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> Life After Capitalism
nohope
post Sep 25 2008, 01:35 PM
Post #41


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Coops are anarchistic in so much as they are run less coercively than their alternatives.

In general democracy and democratic institutions are more anarchistic.

Whether one barters or not, is really a question of what mechanism one believes will handle exchanges least coercively.

From my perspective barter is not any less coercive a method of exchange than money. In fact I would argue that money is fundamentally a form of barter. Barter by proxy. At least in it's pure form.

Clearly under Nationalism, money being backed by the coercive force of the state, is not bartering.

Under Capitalism, capitalists use money, backed by State force, as a mechanism to circumvent the free market and extort unfair exchanges. i.e. Proudhon: What is Property?

Proudhon, points out that it's realy the use of state force to protect "property," that is at the heart of economic inequilty.
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girltrouble
post Sep 24 2008, 01:20 PM
Post #42


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yes but do you call a coop an anarchist monetary system? sounds more like a barter system.


--------------------

"what a swell farewell party! we said goodbye to everything, including the lining in my stomach." - garvey, from the film, born bad

"That's one career all females have in common, whether we like it or not: being a woman. Sooner or later, we've got to work at it, no matter how many other careers we've had or wanted." --margo channing, all about eve
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nohope
post Sep 24 2008, 12:32 PM
Post #43


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``Although the government tried to debase the yen by printing a lot of government bonds, the economy went into a standstill,'' said Cheah, an official at the Monetary Authority of Singapore from 1991 to 1999 who manages $2 billion at AIG SunAmerica Asset Management in Jersey City, New Jersey. ``The banks used the money to buy safety. I see a repeat happening here. The banks will use it to buy Treasuries.''

http://www.bloomberg.com/apps/news?pid=206...Xg&refer=us
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nohope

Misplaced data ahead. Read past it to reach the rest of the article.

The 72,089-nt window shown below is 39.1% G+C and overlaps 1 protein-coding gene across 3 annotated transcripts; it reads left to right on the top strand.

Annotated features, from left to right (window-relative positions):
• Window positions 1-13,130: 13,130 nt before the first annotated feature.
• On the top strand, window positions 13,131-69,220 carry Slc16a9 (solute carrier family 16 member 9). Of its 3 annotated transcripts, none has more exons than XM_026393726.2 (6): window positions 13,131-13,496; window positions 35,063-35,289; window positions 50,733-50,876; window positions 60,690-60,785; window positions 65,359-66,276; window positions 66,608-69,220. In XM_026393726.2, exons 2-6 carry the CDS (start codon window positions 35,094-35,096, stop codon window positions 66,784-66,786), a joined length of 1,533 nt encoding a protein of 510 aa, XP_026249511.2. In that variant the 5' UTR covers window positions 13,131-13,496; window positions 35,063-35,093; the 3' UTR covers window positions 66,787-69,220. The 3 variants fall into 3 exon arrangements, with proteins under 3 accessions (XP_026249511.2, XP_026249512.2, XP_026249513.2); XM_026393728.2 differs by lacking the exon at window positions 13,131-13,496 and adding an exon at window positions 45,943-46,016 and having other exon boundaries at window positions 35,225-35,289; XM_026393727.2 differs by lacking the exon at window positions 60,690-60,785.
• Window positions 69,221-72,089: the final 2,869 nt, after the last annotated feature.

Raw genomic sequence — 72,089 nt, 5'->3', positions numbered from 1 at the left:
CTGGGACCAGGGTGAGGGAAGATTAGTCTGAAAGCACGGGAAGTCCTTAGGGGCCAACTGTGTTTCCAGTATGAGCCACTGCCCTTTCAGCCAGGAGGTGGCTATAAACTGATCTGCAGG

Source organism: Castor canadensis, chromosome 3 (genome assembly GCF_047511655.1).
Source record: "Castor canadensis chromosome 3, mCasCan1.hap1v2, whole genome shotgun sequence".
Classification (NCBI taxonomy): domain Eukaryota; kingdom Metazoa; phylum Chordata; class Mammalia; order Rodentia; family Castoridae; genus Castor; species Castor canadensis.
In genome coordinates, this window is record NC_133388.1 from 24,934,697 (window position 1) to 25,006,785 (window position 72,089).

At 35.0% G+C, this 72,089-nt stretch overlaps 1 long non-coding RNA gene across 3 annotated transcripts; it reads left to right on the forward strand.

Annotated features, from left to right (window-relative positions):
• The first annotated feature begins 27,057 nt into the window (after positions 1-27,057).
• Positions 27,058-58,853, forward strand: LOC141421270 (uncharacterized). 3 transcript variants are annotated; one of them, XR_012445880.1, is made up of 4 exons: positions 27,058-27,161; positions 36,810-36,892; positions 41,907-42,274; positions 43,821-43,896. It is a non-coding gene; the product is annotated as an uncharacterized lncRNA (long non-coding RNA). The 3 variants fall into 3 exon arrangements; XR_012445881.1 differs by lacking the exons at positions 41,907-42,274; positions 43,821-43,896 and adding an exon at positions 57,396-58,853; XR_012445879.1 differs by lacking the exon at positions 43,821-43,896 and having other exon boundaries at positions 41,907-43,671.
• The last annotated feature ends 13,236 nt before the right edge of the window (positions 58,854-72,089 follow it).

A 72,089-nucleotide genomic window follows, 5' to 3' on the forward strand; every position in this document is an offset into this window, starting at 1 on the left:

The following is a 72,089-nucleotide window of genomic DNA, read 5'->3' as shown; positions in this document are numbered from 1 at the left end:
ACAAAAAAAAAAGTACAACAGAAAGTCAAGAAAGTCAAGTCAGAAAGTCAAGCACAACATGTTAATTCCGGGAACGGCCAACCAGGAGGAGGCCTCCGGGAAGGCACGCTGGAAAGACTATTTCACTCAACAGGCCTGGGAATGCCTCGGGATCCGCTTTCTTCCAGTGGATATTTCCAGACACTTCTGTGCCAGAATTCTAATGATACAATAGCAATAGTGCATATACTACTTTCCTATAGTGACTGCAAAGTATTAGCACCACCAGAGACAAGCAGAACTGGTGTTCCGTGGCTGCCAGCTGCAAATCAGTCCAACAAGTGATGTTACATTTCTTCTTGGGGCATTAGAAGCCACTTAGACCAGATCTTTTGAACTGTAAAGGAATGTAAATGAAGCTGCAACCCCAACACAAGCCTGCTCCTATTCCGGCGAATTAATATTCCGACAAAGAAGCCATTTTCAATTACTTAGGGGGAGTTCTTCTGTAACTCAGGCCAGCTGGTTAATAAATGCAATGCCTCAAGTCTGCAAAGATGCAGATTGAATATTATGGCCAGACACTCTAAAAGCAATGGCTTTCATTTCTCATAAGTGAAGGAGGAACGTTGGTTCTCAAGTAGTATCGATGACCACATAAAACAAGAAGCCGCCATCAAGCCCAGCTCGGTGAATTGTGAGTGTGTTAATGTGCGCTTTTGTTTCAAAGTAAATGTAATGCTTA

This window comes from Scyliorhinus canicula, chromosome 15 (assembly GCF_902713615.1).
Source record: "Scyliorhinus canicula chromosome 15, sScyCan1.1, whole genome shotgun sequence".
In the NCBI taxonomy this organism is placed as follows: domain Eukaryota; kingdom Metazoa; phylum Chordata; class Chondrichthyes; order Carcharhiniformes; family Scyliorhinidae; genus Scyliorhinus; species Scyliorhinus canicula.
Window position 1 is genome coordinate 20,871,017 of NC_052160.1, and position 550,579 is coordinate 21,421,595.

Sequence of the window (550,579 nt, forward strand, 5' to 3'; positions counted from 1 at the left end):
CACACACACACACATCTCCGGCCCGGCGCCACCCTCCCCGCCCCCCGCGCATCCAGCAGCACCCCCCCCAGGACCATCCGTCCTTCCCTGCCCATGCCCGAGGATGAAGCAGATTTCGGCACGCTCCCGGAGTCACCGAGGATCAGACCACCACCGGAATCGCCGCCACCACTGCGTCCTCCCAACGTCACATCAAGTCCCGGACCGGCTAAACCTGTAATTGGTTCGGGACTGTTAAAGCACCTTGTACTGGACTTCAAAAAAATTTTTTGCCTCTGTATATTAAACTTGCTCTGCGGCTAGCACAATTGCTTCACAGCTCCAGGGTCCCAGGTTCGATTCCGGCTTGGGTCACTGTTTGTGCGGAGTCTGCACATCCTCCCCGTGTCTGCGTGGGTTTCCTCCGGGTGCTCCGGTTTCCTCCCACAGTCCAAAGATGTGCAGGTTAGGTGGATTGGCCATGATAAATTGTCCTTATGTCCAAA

post Sep 24 2008, 08:24 AM
Post #44


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"how would you suggest getting the powers to take part in an anarchist approach to the current credit crisis? I've been a fan of anarchy for some time. it seems like the ideals of anarchy can be difficult to implement in today's society. not that i don't think it's worth the effort to try, but, I'm interested in your take."

People will take part when the alternative is no longer viable.

The IWW has the motto, "By organizing industrially we are forming the structure of the new society within the shell of the old." The IWW is a union, and forming unions and taking over the means of production is only one means of resting control of how we live from the capitalists and placing it in our won hands were we can run our own workplaces for the benefit our ourselves.

But building a wold predicated on anarchism means organizing lots of other ways. It;s the worker or buyers owned coop. It's the farmers market. The cooperative bank/credit union. It's the alternative currency like Ithaca Hours. Or the Alternative insurgence like the Philahealthia Citizens' Health Coops.

For people to take part in anarchism, they have to have something to take part in. I talk about three main things here on bust.

One... I post about community institutions which are trying to organize and run projects on anarchistic principles. The people trying to build the institutions which will constitute the new society with in the old.

Two.... I post about the ideas which inspire them.

Three.... I post about how the unsustainable of the present social structure.

When capitalism is brought to it's knees by it's own dead wait, it will be those who have sustainable alternative ventures who will be there to absorber the huge demand caused by difference's of corporate America.

When super Wall-Marts start pulling out of our towns in order to cut costs.... Will we have built the institutions, the coops, to take up this slack?

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girltrouble